* CSI300 +0.2 pct; SSEC +0.1 pct; HSI: +2.4
* ChiNext falls 2.3 pct while Hong Kong’s GEM jumps 2.5 pct
* China CNR and CSR both surge 37 pct as Hong Kong reopens
* Hang Seng reaches highest since May 2008
By Samuel Shen and Pete Sweeney
SHANGHAI, April 8 (Reuters) - Chinese stocks rose to another seven-year high early Wednesday in volatile trading, but the Nasdaq-style ChiNext board was down more than 4 percent from record highs at one point.
Hong Kong stocks, trading for the first time since Thursday, reaching their highest since May 2008 as they played catch-up with mainland shares, which carry a 30 percent premium.
In a sign of rising mainland interest in Hong Kong shares, a record 7.8 billion yuan ($1.26 billion) of the southbound quota was snapped up under the Shanghai-Hong Kong Stock Connect scheme.
Some liquidity is moving “as some wealthy individuals and hedge funds in China start investing in Hong Kong,” said Qi Yifeng, analyst at consultancy CEBM Group Ltd in Shanghai.
“For mainland stocks, the second quarter will likely be a period of consolidation, as the market faces tighter liquidity, as well as rising pressure of profit-taking after almost uninterrupted rises recently.”
The latest batch of 30 mainland initial public offerings will open subscriptions next week, which analysts say could tie up as much as 3.7 trillion yuan ($596.24 billion).
The CSI300 index rose 0.2 percent at the break and the Shanghai Composite Index 0.1 percent. The ChiNext board for high-growth start-ups lost 2.3 percent.
Hong Kong’s Hang Seng index added 2.4 percent, while its China Enterprises Index jumped nearly 4 percent.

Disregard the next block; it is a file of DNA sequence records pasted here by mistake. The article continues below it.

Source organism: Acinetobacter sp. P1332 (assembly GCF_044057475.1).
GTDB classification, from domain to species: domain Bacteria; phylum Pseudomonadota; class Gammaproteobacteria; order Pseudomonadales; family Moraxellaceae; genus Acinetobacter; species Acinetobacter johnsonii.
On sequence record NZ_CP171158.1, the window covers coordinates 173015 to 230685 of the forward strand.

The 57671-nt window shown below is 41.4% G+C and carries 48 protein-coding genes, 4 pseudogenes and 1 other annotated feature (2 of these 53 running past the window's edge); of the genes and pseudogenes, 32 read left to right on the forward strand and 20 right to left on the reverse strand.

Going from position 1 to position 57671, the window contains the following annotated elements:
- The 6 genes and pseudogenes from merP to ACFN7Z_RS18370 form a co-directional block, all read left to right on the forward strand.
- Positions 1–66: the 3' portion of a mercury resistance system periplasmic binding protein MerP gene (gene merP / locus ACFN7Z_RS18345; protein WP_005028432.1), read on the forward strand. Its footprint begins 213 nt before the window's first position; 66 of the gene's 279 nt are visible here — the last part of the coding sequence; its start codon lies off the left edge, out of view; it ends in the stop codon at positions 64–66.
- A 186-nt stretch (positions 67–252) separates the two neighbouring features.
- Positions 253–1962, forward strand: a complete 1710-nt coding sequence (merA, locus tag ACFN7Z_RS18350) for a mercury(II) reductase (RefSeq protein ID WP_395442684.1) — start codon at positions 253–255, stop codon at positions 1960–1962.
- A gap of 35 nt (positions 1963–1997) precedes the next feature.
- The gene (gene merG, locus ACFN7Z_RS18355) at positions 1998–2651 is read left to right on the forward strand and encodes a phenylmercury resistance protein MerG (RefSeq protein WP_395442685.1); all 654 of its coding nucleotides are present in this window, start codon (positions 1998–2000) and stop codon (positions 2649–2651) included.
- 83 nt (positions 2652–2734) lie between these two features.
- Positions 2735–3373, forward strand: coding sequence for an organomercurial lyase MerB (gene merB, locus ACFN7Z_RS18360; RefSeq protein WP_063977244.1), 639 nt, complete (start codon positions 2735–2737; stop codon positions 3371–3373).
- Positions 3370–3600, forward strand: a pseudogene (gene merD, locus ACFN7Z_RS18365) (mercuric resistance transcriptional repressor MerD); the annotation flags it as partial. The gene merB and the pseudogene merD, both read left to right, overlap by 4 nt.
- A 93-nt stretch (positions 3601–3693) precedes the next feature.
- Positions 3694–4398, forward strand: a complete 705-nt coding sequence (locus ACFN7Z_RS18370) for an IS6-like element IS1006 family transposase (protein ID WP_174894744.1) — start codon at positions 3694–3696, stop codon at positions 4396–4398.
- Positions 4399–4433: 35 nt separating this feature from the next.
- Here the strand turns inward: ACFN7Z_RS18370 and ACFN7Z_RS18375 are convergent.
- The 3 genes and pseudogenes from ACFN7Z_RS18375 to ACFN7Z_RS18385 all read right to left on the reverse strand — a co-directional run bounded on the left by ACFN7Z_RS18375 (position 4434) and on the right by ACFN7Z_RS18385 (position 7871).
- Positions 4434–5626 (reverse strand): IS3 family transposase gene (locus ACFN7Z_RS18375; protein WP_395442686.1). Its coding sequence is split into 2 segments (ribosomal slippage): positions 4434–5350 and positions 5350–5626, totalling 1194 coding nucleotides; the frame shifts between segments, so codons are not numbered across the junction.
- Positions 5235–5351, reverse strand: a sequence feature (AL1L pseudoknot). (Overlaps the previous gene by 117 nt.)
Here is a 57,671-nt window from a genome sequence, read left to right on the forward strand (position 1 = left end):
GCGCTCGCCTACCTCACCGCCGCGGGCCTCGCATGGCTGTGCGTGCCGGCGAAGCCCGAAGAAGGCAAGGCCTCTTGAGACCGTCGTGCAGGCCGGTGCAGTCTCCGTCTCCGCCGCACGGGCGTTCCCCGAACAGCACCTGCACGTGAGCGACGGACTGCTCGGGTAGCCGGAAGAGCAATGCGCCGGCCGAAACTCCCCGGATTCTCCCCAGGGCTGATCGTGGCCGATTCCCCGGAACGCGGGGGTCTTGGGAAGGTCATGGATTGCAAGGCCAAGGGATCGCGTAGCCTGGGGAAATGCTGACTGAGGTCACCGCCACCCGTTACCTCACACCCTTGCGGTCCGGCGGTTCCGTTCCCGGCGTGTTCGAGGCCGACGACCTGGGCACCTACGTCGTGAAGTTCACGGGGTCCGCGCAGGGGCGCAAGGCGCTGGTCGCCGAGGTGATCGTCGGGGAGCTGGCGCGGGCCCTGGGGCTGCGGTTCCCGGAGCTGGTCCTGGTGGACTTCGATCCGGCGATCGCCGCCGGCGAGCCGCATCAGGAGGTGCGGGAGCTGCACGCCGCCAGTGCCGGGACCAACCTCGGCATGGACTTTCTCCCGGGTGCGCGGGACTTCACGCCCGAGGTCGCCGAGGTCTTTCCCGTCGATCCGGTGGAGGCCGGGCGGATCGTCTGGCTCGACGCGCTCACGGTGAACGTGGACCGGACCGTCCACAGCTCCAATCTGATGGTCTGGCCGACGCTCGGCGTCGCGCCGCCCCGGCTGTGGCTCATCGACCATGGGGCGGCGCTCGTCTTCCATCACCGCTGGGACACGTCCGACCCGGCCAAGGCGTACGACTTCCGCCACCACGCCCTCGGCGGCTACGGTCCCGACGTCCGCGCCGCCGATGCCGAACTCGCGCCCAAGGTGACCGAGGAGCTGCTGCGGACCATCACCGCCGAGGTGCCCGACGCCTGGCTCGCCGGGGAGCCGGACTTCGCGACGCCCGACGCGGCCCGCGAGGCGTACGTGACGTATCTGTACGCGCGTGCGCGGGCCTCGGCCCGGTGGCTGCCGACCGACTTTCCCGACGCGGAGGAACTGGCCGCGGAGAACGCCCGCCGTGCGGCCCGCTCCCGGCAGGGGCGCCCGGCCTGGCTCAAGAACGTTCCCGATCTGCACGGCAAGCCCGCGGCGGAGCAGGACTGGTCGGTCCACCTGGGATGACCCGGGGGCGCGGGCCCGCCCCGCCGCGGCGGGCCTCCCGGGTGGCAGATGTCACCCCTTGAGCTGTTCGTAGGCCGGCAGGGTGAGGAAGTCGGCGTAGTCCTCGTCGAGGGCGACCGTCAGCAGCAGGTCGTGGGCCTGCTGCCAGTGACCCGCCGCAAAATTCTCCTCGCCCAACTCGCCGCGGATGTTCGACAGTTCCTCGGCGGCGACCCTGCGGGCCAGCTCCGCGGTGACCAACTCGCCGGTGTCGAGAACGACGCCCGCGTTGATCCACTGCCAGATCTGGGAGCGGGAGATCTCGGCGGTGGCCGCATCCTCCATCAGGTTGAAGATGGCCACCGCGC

The Growth Enterprise Market in Hong Kong continued its climb, advancing 2.8 percent. The index jumped 11 percent last week on expectations mainland investors would bargain-hunt in Hong Kong.
The index measuring price differences between dual-listed companies in Shanghai and Hong Kong was around 129, compared with its March peak of 137.
Analysts say Hong Kong stocks, especially small caps, are increasingly attractive to investors, partly because regulators are broadening mainland investors’ investment channels and encouraging institutions to invest in Hong Kong.
Both China CNR Corp and CSR Corp surged 37 percent in Hong Kong, and jumped to their 10 percent daily limit in Shanghai, following regulatory approval for their merger.
The firms’ Hong Kong-listed shares were suspended on March 30 and resumed trading on Wednesday. Their Shanghai-listed shares resumed trading Tuesday.
China’s blue chip stocks such as banks, industrial firms and machinery makers rose on signs investors are shifting money out of ChiNext, which trades at nearly 100 times companies’ earnings. ($1 = 6.2046 Chinese yuan renminbi) (Editing by Richard Borsuk)